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Landmark deal will see creation of 345-acre biodiversity site in Fulbourn

Farmland will be transformed as part of a pioneering biodiversity and habitat restoration scheme following an agreement between Network Rail and Cambridgeshire County Council.

The deal means a 345-acre council-owned plot of arable land at Lower Valley Farm in Fulbourn will be used to replace and extend habitat lost for the construction of Cambridge South station.

Cllr Lucy Nethsingha and Emma Sharpe, of Network Rail
Cllr Lucy Nethsingha and Emma Sharpe, of Network Rail

The transition from agriculture to diverse habitats is already under way on half of the former County Farm site.

This includes the creation of native broadleaved tree planting and species-rich hedgerows along with wildflower meadow and chalk grassland.

Council-owned arable land at Lower Valley Farm is being reshaped into a one-of-a-kind 345-acre biodiversity net gain site.

Council leader Cllr Lucy Nethsingha said: “Our innovative Lower Valley Farm site is one of the ways we are taking action on the nature crisis we face, following years of decline across our environment. Incredibly, one in six native plant and animal species is at risk of extinction in the UK today.

“It is up to all of us to go further, faster, because we need to put this right and protect our natural heritage. Our Fulbourn site means that developers across the area can make a positive contribution to enhance local ecosystems here in Cambridgeshire.”

From January 2024, legislation comes into effect requiring new developments in England to not only provide for nature lost as part of works but to achieve a minimum biodiversity net gain of 10 per cent. As part of the Cambridge South Infrastructure Enhancement scheme, Network Rail has purchased 65 biodiversity units at the Fulbourn site to create an environmental legacy that complements their creation of Hobson’s Park on the Cambridge Biomedical Campus.

Wildlife anticipated to benefit from the ecological improvements at Lower Valley include Corn Bunting, Meadow Pipit, Lapwing and Yellowhammer birds as well as butterflies and bees. The site will also suit weasels, stoats, bats and other small mammals which have been spotted nearby.

Native plant life including small and field scabious, yellow rattle and a range of orchids is anticipated to flourish in the new meadow and grassland.

The Fulbourn location for the council’s Biodiversity Site was chosen following feedback from local environmental groups about the benefits of creating ‘stepping stone’ sites for nature and wildlife, to extend the benefits of nature enhancement across the countryside. Nearby places of environmental interest include Fleam Dyke, the Roman Road SSSI and Gog Magog hills.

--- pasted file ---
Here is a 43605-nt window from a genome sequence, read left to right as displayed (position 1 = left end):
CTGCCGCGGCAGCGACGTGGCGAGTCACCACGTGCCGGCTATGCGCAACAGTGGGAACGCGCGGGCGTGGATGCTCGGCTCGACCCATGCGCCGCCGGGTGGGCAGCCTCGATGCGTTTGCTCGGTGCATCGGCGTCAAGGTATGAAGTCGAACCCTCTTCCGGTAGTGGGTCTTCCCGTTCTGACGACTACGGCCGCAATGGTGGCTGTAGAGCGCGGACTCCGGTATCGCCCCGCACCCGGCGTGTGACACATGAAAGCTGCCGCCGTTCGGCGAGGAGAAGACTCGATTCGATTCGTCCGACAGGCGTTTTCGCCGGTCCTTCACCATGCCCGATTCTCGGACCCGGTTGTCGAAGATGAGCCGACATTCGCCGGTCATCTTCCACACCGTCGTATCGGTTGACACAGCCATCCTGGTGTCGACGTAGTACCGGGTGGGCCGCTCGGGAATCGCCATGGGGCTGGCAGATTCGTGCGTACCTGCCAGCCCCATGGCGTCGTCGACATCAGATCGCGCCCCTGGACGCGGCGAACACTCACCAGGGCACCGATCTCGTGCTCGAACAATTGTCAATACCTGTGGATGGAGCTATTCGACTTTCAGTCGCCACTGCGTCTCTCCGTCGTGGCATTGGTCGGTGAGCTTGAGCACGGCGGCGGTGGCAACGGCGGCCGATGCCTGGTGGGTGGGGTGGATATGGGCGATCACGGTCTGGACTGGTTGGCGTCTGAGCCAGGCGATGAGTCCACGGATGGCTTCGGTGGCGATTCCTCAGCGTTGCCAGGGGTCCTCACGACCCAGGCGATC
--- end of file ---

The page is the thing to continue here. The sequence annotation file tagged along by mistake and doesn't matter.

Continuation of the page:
The council is working in partnership with ecologists from the property consultancy Bidwells, who are tasked with managing the scheme over the next five years of this thirty-year long commitment to nature recovery.

The project’s costs will be met by the developer payments, with additional revenue set to be brought in for the authority.

Unlike other prospective biodiversity schemes, the Lower Valley project has already begun making ecological changes on the ground.

Emma Sharpe, Network Rail’s senior sponsor for Anglia, said: “Delivering a sustainable and lasting biodiversity legacy has been a key goal in delivering this new station. The agreement is the culmination of lots of hard work to not only compensate for habitat and wildlife in Hobsons Park, but also secure 10% net gain in biodiversity through investment in the county council’s Lower Valley Farm scheme.

“We are committed to boosting our environmental credentials through the work that we do to enhance and maintain the railway, and as the first partner to invest in the Lower Valley Farm scheme we are proud to lead the way in partnership with the county council.”

The Lower Valley Biodiversity Site is part of the council’s commitment to a greener Cambridgeshire and helps tackle the ongoing country-wide nature crisis. It also supports the organisation’s aim to become a net zero county by 2045, five years ahead of national targets.

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